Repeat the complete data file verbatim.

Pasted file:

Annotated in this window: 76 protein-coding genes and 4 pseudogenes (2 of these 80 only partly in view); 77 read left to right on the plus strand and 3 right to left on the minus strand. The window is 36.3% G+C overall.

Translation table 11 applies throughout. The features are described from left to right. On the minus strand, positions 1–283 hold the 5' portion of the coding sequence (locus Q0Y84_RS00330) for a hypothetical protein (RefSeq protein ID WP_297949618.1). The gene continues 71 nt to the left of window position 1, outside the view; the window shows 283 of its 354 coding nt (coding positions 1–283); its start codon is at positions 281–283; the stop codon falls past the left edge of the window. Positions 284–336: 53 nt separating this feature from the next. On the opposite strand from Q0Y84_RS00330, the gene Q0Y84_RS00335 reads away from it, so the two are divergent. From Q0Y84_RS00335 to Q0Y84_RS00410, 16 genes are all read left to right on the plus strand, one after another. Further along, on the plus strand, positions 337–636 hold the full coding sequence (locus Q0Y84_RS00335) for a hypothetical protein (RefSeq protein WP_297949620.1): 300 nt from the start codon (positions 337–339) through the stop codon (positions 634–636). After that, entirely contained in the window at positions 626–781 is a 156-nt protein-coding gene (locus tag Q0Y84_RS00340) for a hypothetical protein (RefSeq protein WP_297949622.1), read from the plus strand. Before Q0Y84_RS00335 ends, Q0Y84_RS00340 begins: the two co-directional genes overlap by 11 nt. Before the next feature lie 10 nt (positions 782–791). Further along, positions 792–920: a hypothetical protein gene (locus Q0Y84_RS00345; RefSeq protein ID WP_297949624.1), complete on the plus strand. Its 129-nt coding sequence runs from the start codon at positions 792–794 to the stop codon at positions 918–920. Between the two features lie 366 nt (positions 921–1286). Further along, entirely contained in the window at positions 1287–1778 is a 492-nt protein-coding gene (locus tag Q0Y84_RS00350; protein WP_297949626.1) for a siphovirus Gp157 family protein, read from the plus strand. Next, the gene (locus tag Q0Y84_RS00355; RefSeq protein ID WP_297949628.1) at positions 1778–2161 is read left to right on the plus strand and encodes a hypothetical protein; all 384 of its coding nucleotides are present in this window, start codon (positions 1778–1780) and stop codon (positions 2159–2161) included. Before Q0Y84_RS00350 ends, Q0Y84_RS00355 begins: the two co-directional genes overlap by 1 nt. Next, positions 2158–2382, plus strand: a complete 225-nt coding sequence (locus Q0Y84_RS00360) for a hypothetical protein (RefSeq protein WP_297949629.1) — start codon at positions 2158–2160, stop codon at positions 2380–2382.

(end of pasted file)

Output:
Annotated in this window: 76 protein-coding genes and 4 pseudogenes (2 of these 80 only partly in view); 77 read left to right on the plus strand and 3 right to left on the minus strand. The window is 36.3% G+C overall.

Translation table 11 applies throughout. The features are described from left to right. On the minus strand, positions 1–283 hold the 5' portion of the coding sequence (locus Q0Y84_RS00330) for a hypothetical protein (RefSeq protein ID WP_297949618.1). The gene continues 71 nt to the left of window position 1, outside the view; the window shows 283 of its 354 coding nt (coding positions 1–283); its start codon is at positions 281–283; the stop codon falls past the left edge of the window. Positions 284–336: 53 nt separating this feature from the next. On the opposite strand from Q0Y84_RS00330, the gene Q0Y84_RS00335 reads away from it, so the two are divergent. From Q0Y84_RS00335 to Q0Y84_RS00410, 16 genes are all read left to right on the plus strand, one after another. Further along, on the plus strand, positions 337–636 hold the full coding sequence (locus Q0Y84_RS00335) for a hypothetical protein (RefSeq protein WP_297949620.1): 300 nt from the start codon (positions 337–339) through the stop codon (positions 634–636). After that, entirely contained in the window at positions 626–781 is a 156-nt protein-coding gene (locus tag Q0Y84_RS00340) for a hypothetical protein (RefSeq protein WP_297949622.1), read from the plus strand. Before Q0Y84_RS00335 ends, Q0Y84_RS00340 begins: the two co-directional genes overlap by 11 nt. Before the next feature lie 10 nt (positions 782–791). Further along, positions 792–920: a hypothetical protein gene (locus Q0Y84_RS00345; RefSeq protein ID WP_297949624.1), complete on the plus strand. Its 129-nt coding sequence runs from the start codon at positions 792–794 to the stop codon at positions 918–920. Between the two features lie 366 nt (positions 921–1286). Further along, entirely contained in the window at positions 1287–1778 is a 492-nt protein-coding gene (locus tag Q0Y84_RS00350; protein WP_297949626.1) for a siphovirus Gp157 family protein, read from the plus strand. Next, the gene (locus tag Q0Y84_RS00355; RefSeq protein ID WP_297949628.1) at positions 1778–2161 is read left to right on the plus strand and encodes a hypothetical protein; all 384 of its coding nucleotides are present in this window, start codon (positions 1778–1780) and stop codon (positions 2159–2161) included. Before Q0Y84_RS00350 ends, Q0Y84_RS00355 begins: the two co-directional genes overlap by 1 nt. Next, positions 2158–2382, plus strand: a complete 225-nt coding sequence (locus Q0Y84_RS00360) for a hypothetical protein (RefSeq protein WP_297949629.1) — start codon at positions 2158–2160, stop codon at positions 2380–2382.